Tinder co-founder suspended after sexual harassment lawsuit
Tinder co-founder suspended in the wake of a lawsuit accusing him of sexually harassing a female executive of the company. The suit, filed Monday, claims that Tinder's founders engaged in 'atrocious sexual harassment and sex discrimination' of the woman, also a co-founder.
San Francisco — IAC/InterActiveCorp has suspended a co-founder of its popular dating app Tinder in the wake of a lawsuit accusing him of sexually harassing a female executive of the company.
The lawsuit, filed Monday in Los Angeles Superior Court, claims that Tinder's founders engaged in "atrocious sexual harassment and sex discrimination" of the woman, Whitney Wolfe. Wolfe, also a co-founder, was the face of West Hollywood, California-based Tinder's marketing efforts to young women, according to the suit.
The lawsuit paints Wolfe as instrumental in shaping Tinder, including coming up with the name after CEO Sean Rad proposed to call it "Tender."
But the suit says that Tinder's chief marketing officer, Justin Mateen, with whom Wolfe was involved in an on-and-off romantic relationship, engaged in "threatening and abusive behavior" against Wolfe. That included Mateen repeatedly calling Wolfe a "whore," including in front of CEO Sean Rad, and Mateen telling her that he was taking away her co-founder title because having a young woman with that title "devalues" the company.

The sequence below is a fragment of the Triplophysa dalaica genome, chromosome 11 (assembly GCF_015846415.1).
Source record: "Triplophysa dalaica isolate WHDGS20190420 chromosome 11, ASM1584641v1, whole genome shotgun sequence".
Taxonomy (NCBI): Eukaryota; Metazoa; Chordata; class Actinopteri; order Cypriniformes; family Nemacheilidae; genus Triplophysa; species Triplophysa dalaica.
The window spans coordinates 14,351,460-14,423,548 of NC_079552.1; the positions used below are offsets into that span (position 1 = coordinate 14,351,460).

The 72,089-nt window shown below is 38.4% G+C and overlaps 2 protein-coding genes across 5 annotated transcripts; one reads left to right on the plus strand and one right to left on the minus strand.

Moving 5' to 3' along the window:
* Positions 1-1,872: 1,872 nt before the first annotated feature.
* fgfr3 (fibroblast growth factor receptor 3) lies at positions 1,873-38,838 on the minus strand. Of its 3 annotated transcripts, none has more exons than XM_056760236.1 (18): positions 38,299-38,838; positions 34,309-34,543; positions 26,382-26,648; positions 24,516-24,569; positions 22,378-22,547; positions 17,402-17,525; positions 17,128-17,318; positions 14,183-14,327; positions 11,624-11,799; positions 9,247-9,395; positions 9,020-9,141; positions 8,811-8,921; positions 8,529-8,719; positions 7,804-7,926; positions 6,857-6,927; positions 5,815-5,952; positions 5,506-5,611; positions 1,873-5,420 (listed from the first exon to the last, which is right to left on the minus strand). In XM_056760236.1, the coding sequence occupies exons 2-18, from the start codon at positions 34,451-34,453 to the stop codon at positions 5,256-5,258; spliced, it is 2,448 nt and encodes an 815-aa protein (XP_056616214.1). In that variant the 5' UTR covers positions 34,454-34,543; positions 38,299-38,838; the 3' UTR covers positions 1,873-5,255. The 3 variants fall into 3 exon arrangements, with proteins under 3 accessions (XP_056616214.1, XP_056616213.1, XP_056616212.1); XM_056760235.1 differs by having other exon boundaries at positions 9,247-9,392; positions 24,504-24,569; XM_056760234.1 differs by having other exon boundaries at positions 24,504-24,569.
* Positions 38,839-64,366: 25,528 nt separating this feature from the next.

When Wolfe "finally broke down" and agreed to resign in exchange for a "modest severance and the vesting of her stock," the lawsuit states, Rad fired her instead.
"Although it is tempting to describe the conduct of Tinder's senior executives as 'frat-like,' it was in fact much worse — representing the worst of the misogynist, alpha-male stereotype too often associated with technology startups," the lawsuit states.
Technology companies from tiny startups to giants such as Facebook and Google have been criticized for the lack of women in executive and engineering ranks. Both Facebook and Google released diversity statistics recently that show that less than a third of their employees are female.
Tinder's parent company, New York-based IAC, said in a statement that it has suspended Mateen pending an internal investigation. It added that while "it has become clear that Mr. Mateen sent private messages to Ms. Wolfe containing inappropriate content," Wolfe's allegations "with respect to Tinder and its management are unfounded."